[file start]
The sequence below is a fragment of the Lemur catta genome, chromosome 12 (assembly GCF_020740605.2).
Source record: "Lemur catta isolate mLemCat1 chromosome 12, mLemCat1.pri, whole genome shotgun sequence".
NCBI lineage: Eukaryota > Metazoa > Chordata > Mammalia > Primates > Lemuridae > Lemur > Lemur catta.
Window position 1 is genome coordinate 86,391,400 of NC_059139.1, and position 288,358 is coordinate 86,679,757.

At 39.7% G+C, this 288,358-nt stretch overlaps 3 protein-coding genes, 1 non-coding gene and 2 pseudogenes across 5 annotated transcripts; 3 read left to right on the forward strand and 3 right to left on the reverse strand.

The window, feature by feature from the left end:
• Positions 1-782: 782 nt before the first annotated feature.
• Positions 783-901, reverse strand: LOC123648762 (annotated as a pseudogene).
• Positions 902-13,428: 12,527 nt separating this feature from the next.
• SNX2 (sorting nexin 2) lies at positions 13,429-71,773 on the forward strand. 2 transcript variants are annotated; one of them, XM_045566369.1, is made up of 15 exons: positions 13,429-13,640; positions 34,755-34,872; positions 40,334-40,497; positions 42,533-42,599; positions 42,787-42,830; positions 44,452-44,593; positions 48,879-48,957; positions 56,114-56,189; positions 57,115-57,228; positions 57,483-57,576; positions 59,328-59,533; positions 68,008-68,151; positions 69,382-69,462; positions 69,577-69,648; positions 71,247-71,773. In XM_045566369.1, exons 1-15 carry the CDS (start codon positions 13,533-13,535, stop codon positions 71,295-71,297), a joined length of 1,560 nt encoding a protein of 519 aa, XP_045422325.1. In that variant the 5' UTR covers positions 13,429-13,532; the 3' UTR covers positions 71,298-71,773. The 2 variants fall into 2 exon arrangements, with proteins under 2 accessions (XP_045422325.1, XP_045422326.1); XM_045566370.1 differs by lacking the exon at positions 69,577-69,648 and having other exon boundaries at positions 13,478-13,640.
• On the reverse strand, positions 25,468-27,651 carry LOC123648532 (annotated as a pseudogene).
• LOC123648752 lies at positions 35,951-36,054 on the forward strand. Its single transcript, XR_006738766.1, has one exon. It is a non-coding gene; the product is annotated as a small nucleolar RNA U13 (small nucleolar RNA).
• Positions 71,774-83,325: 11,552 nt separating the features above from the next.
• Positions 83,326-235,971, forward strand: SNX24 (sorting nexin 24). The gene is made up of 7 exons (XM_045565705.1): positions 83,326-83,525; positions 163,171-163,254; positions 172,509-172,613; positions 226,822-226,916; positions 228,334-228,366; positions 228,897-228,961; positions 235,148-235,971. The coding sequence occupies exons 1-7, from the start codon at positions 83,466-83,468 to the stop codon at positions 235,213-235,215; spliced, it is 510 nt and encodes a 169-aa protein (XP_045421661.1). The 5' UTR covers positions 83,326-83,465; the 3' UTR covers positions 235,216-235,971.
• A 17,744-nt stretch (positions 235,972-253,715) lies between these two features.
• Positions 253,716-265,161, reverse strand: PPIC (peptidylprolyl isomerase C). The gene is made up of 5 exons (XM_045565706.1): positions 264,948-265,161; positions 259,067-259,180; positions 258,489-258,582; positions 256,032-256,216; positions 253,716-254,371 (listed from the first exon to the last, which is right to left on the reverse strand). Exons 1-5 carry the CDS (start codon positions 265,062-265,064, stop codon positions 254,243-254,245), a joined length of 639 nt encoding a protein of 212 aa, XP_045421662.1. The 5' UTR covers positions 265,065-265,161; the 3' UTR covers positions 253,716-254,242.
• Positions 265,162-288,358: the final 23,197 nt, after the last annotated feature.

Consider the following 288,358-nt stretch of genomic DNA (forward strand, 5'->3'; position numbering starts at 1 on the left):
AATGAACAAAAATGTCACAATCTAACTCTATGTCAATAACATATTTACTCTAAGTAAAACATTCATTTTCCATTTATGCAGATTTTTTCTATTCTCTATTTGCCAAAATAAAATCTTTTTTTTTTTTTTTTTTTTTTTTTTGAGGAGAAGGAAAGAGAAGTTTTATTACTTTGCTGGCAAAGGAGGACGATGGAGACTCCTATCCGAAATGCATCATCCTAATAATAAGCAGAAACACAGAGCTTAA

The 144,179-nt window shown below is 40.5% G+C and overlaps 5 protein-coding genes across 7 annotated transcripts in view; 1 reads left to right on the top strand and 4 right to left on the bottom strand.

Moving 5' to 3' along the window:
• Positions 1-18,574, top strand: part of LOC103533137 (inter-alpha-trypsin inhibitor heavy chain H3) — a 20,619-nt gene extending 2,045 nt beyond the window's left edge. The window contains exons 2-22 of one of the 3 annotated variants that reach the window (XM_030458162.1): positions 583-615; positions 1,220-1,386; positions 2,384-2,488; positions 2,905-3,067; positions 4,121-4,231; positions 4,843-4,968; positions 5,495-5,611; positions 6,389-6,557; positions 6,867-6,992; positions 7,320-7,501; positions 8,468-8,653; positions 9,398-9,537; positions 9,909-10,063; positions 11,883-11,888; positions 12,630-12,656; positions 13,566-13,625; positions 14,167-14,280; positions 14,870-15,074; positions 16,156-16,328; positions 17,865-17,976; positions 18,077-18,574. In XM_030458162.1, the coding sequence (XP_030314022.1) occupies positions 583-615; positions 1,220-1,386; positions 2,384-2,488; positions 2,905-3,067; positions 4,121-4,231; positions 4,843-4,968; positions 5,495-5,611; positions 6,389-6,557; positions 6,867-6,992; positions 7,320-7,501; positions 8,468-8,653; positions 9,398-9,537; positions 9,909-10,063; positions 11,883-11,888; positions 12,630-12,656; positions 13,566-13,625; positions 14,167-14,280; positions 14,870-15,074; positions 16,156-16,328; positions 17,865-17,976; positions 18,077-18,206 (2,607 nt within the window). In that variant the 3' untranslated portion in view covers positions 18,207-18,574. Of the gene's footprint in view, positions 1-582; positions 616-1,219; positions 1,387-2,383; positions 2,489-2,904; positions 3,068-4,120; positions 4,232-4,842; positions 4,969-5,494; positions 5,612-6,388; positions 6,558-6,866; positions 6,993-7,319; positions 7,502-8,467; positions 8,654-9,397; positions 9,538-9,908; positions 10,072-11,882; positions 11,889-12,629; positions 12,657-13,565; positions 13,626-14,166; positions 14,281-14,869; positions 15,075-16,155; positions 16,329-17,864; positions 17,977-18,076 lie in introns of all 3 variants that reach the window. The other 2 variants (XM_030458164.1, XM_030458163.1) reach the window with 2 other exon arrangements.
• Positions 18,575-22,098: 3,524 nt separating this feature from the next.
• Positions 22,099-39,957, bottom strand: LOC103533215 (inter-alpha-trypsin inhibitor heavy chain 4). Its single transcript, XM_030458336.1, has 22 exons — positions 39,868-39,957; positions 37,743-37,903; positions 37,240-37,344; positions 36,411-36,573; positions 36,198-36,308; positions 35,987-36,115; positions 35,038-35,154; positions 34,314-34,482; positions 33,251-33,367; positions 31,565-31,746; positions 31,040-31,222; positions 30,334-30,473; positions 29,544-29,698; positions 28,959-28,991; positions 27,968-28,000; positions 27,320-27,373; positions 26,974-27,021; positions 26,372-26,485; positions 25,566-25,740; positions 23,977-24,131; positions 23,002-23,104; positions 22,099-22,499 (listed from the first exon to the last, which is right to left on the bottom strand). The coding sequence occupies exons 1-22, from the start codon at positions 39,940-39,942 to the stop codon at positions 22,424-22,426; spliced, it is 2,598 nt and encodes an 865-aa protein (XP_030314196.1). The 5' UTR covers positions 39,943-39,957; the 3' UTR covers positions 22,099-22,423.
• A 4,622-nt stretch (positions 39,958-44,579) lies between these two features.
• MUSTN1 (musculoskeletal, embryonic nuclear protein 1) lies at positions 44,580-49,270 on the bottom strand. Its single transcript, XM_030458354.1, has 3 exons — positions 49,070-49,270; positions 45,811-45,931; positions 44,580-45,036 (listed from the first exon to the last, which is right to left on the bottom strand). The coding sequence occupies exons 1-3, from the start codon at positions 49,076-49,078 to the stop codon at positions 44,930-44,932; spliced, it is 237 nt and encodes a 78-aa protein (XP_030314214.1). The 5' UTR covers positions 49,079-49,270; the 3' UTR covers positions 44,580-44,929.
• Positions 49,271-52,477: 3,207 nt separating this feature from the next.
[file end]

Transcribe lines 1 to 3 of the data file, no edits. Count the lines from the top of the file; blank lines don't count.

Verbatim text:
The sequence below is a fragment of the Lemur catta genome, chromosome 12 (assembly GCF_020740605.2).
Source record: "Lemur catta isolate mLemCat1 chromosome 12, mLemCat1.pri, whole genome shotgun sequence".
NCBI lineage: Eukaryota > Metazoa > Chordata > Mammalia > Primates > Lemuridae > Lemur > Lemur catta.